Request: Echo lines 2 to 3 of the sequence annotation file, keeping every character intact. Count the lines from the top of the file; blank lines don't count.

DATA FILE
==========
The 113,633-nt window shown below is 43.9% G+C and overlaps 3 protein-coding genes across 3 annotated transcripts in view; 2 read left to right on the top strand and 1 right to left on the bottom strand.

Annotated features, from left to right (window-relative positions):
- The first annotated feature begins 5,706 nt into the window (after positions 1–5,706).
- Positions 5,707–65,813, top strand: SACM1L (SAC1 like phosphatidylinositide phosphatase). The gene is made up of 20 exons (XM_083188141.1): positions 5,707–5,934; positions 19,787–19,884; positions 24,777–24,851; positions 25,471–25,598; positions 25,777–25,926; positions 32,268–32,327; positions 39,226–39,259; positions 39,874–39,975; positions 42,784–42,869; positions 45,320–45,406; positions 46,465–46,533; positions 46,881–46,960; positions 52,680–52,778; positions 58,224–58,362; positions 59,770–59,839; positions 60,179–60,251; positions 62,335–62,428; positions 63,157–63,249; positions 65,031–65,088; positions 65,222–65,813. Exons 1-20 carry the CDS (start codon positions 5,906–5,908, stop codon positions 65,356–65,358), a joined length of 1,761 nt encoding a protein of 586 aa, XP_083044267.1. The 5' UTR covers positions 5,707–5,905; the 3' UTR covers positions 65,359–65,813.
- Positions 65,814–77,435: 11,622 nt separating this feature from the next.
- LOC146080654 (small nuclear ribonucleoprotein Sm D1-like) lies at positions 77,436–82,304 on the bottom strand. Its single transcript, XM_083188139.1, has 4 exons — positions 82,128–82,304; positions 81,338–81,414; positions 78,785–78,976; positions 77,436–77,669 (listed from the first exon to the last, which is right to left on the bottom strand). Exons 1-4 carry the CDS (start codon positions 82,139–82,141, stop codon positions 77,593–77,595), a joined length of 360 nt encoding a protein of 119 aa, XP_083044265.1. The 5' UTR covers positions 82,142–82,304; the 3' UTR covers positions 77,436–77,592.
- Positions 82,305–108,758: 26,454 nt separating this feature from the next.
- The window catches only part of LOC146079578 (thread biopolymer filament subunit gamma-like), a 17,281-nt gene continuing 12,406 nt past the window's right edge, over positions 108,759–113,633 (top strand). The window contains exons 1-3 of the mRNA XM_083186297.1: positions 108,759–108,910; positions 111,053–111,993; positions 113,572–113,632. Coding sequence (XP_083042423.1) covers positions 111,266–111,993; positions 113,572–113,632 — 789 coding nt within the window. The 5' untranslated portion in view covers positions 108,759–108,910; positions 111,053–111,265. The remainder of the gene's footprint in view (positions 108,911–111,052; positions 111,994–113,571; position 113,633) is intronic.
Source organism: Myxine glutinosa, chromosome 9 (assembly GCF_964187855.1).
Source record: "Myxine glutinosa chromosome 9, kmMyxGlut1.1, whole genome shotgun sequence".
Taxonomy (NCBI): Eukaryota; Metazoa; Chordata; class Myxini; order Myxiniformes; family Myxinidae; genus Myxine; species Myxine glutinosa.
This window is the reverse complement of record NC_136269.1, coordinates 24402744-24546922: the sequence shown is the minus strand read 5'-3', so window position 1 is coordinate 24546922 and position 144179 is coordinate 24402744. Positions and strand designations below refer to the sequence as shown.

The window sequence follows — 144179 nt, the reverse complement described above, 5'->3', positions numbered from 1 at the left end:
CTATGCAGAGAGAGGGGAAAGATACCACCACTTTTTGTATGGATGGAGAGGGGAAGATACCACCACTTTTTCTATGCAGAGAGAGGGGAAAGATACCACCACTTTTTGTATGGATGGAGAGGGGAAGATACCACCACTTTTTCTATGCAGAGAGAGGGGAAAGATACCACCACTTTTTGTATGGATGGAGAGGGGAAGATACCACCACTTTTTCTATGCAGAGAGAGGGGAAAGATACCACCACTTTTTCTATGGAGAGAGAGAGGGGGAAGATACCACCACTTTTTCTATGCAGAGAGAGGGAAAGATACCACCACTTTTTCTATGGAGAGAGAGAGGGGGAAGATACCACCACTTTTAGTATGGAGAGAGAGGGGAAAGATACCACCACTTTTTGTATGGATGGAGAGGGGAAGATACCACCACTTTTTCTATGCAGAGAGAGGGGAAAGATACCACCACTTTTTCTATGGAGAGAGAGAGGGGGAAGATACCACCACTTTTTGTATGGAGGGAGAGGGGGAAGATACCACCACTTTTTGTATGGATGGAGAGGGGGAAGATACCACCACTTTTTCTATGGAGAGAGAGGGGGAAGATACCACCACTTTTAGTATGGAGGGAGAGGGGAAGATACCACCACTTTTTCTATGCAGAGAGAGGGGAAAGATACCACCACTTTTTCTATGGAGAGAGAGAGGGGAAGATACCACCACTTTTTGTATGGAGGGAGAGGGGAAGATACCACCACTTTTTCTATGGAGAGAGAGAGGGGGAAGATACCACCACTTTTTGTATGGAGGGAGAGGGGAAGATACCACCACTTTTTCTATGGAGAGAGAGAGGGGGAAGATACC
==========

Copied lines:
Annotated features, from left to right (window-relative positions):
- The first annotated feature begins 5,706 nt into the window (after positions 1–5,706).